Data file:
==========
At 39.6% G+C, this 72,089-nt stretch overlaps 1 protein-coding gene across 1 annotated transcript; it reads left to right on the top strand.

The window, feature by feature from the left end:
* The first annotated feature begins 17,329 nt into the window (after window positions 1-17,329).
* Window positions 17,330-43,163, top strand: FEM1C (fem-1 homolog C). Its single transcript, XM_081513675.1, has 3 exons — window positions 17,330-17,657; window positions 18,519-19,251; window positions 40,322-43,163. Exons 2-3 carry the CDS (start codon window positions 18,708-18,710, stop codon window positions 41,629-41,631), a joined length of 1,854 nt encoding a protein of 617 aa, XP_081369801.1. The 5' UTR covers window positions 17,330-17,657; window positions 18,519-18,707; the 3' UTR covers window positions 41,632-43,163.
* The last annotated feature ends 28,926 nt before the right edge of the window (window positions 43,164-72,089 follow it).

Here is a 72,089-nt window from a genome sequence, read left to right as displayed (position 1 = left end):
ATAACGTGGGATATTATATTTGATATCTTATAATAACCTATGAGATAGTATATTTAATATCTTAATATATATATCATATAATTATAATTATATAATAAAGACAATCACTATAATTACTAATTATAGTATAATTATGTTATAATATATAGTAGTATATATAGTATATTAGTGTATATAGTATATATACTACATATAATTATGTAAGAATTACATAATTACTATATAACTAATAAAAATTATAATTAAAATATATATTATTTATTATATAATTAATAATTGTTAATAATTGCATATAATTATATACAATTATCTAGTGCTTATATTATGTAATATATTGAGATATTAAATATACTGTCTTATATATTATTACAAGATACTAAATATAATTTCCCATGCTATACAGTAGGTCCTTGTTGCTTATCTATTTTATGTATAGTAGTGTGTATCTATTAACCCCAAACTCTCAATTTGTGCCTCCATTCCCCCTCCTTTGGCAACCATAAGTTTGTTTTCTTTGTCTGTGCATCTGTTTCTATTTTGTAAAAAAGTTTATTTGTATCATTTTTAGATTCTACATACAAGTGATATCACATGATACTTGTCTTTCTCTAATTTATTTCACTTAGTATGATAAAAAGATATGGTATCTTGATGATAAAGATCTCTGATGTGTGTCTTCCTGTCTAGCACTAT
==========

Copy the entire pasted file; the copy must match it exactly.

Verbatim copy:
At 39.6% G+C, this 72,089-nt stretch overlaps 1 protein-coding gene across 1 annotated transcript; it reads left to right on the top strand.

The window, feature by feature from the left end:
* The first annotated feature begins 17,329 nt into the window (after window positions 1-17,329).
* Window positions 17,330-43,163, top strand: FEM1C (fem-1 homolog C). Its single transcript, XM_081513675.1, has 3 exons — window positions 17,330-17,657; window positions 18,519-19,251; window positions 40,322-43,163. Exons 2-3 carry the CDS (start codon window positions 18,708-18,710, stop codon window positions 41,629-41,631), a joined length of 1,854 nt encoding a protein of 617 aa, XP_081369801.1. The 5' UTR covers window positions 17,330-17,657; window positions 18,519-18,707; the 3' UTR covers window positions 41,632-43,163.
* The last annotated feature ends 28,926 nt before the right edge of the window (window positions 43,164-72,089 follow it).

Here is a 72,089-nt window from a genome sequence, read left to right as displayed (position 1 = left end):
ATAACGTGGGATATTATATTTGATATCTTATAATAACCTATGAGATAGTATATTTAATATCTTAATATATATATCATATAATTATAATTATATAATAAAGACAATCACTATAATTACTAATTATAGTATAATTATGTTATAATATATAGTAGTATATATAGTATATTAGTGTATATAGTATATATACTACATATAATTATGTAAGAATTACATAATTACTATATAACTAATAAAAATTATAATTAAAATATATATTATTTATTATATAATTAATAATTGTTAATAATTGCATATAATTATATACAATTATCTAGTGCTTATATTATGTAATATATTGAGATATTAAATATACTGTCTTATATATTATTACAAGATACTAAATATAATTTCCCATGCTATACAGTAGGTCCTTGTTGCTTATCTATTTTATGTATAGTAGTGTGTATCTATTAACCCCAAACTCTCAATTTGTGCCTCCATTCCCCCTCCTTTGGCAACCATAAGTTTGTTTTCTTTGTCTGTGCATCTGTTTCTATTTTGTAAAAAAGTTTATTTGTATCATTTTTAGATTCTACATACAAGTGATATCACATGATACTTGTCTTTCTCTAATTTATTTCACTTAGTATGATAAAAAGATATGGTATCTTGATGATAAAGATCTCTGATGTGTGTCTTCCTGTCTAGCACTAT